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Reading B2(1)

Установите соответствие между заголовками A – Н и текстами 1 – 7. Занесите свои ответы в таблицу. Используйте каждую букву только один раз. В задании один заголовок лишний.


A. The House of Commons
B. Parliamentary Procedure
C. The House of Lords
D. Westminster     E. The System of Government
F. Parliamentary Committees
G. Whitehall
H. The Crown


1. Her Majesty’s Government, in spite of its name, derives its authority and power from its party representation in Parliament. Parliament is housed in the Palace of Westminster, once a home of the monarchy. Like the monarchy, Parliament is an ancient institution, dating from the middle of the thirteenth century. Parliament is the seat of British democracy, but it is perhaps valuable to remember that while the House of Lords was created in order to provide a council of the nobility for the king, the Commons were summoned originally in order to provide the king with money.

2. The reigning monarch is not only head of state but symbol of the unity of the nation. The monarchy is Britain’s oldest secular institution, its continuity for over a thousand years broken only once by a republic that lasted a mere eleven years (1649-60). The monarchy is hereditary, the succession passing automatically to the oldest male child, or in the absence of males to the oldest female offspring of the monarch. In law the monarch is head of the executive and of the judiciary, head of the Church of England, and commander-in-chief of the armed forces.

3. The dynamic power of Parliament lies in its lower chamber. Of its 650 members, 523 represent constituencies in England, 38 in Wales, 72 in Scotland and 17 in Northern Ireland. There are only seats in the Commons debating chamber for 370 members, but except on matters of great interest, it is unusual for all members to be present at any one time. Many MPs find themselves in other rooms of the Commons, participating in a variety of committees and meetings necessary for an effective parliamentary process.

4. Britain is a democracy, yet its people are not, as one might expect in a democracy, constitutionally in control of the state. The constitutional situation is an apparently contradictory one. As a result of a historical process the people of Britain are subjects of the Crown, accepting the Queen as the head of the state. Yet even the Queen is not sovereign in any substantial sense since she receives her authority from Parliament, and is subject to its direction in almost all matters. This curious situation came about as a result of a long struggle for power between the Crown and Parliament during the sixteenth and the seventeenth centuries.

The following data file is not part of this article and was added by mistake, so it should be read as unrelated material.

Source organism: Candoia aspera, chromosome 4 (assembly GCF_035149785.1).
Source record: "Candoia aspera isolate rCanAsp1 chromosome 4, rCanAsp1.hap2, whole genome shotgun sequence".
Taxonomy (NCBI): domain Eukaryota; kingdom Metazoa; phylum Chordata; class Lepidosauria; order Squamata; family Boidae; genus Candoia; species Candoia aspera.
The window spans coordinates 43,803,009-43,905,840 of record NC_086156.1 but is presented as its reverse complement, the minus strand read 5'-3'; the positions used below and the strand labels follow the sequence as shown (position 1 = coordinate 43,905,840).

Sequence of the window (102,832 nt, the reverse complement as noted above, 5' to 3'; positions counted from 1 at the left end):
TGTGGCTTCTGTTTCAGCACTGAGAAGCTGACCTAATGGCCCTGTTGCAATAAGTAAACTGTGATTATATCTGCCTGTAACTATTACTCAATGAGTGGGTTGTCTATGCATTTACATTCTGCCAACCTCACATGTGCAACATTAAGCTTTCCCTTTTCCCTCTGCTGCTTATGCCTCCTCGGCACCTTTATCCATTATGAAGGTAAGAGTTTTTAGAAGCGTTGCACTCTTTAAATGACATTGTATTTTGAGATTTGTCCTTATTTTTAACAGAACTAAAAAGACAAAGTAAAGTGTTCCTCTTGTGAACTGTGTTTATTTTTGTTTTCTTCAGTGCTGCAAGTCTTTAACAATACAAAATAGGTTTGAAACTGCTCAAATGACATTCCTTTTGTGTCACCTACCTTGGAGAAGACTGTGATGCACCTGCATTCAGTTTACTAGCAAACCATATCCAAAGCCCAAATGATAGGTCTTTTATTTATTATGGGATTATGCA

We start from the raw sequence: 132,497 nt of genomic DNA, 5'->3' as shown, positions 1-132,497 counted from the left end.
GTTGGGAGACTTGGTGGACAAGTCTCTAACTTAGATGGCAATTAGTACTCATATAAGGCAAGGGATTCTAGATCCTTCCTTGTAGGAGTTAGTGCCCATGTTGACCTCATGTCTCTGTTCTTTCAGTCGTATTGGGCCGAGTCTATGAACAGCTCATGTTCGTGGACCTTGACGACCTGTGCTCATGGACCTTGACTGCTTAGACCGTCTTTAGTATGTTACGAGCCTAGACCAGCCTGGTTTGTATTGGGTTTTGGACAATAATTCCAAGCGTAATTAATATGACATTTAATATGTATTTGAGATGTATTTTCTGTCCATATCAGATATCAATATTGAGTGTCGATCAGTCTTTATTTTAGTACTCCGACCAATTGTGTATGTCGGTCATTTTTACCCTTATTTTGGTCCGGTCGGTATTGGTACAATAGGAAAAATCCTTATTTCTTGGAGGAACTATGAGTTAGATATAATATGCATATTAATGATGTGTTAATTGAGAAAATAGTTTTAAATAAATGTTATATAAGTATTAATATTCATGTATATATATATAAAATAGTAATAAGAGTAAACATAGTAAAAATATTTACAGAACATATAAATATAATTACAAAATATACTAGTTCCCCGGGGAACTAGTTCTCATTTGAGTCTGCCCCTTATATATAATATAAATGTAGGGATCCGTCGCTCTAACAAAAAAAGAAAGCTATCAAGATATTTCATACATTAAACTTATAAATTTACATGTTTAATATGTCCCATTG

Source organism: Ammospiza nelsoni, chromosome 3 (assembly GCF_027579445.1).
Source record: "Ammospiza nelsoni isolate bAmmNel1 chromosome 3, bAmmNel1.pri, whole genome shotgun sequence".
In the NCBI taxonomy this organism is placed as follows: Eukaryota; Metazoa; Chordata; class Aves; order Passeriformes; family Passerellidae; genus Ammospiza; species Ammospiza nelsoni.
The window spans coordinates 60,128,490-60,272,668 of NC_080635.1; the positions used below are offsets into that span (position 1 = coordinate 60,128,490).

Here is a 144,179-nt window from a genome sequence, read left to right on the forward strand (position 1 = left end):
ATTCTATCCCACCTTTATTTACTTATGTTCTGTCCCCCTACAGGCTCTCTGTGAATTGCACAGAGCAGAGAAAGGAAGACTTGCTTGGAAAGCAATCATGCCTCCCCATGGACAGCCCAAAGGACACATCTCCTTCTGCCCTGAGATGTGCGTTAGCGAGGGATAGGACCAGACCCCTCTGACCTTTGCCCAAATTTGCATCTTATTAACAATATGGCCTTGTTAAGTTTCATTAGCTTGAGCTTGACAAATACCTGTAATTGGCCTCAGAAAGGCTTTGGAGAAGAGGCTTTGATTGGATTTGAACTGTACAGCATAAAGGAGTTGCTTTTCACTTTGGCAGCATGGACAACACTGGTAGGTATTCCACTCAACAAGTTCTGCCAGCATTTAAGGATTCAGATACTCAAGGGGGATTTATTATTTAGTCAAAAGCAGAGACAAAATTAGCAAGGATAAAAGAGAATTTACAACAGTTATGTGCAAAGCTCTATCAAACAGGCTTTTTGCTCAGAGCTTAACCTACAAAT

5. Her Majesty’s Government governs in the name of the Queen, and its hub, Downing Street, lies in Whitehall, a short walk from Parliament. Following a general election, the Queen invites the leader of the majority party represented in the Commons, to form a government on her behalf. Government ministers are invariably members of the House of Commons, but infrequently members of the House of Lords are appointed. All government members continue to represent "constituencies” which elected them.

6. Each parliamentary session begins with the "State Opening of Parliament”, a ceremonial occasion in which the Queen proceeds from Buckingham Palace to the Palace of Westminster where she delivers the Queen’s Speech from her throne in the House of Lords. Her speech is drafted by her government, and describes what the government intends to implement during the forthcoming session. Leading members of the Commons may hear the speech from the far end of the chamber, but are not allowed to enter the House of Lords.

7. The upper chamber of Parliament is not democratic in any sense at all. It consists of four categories of peer. The majority are hereditary peers, a total of almost 800, but of whom only about half take an active interest in the affairs of the state. A smaller number, between 350 and 400, are "life” peers – an idea introduced in 1958 to elevate to the peerage certain people who rendered political or public service to the nation. The purpose was not only to honour but also to enhance the quality of business done in the Lords.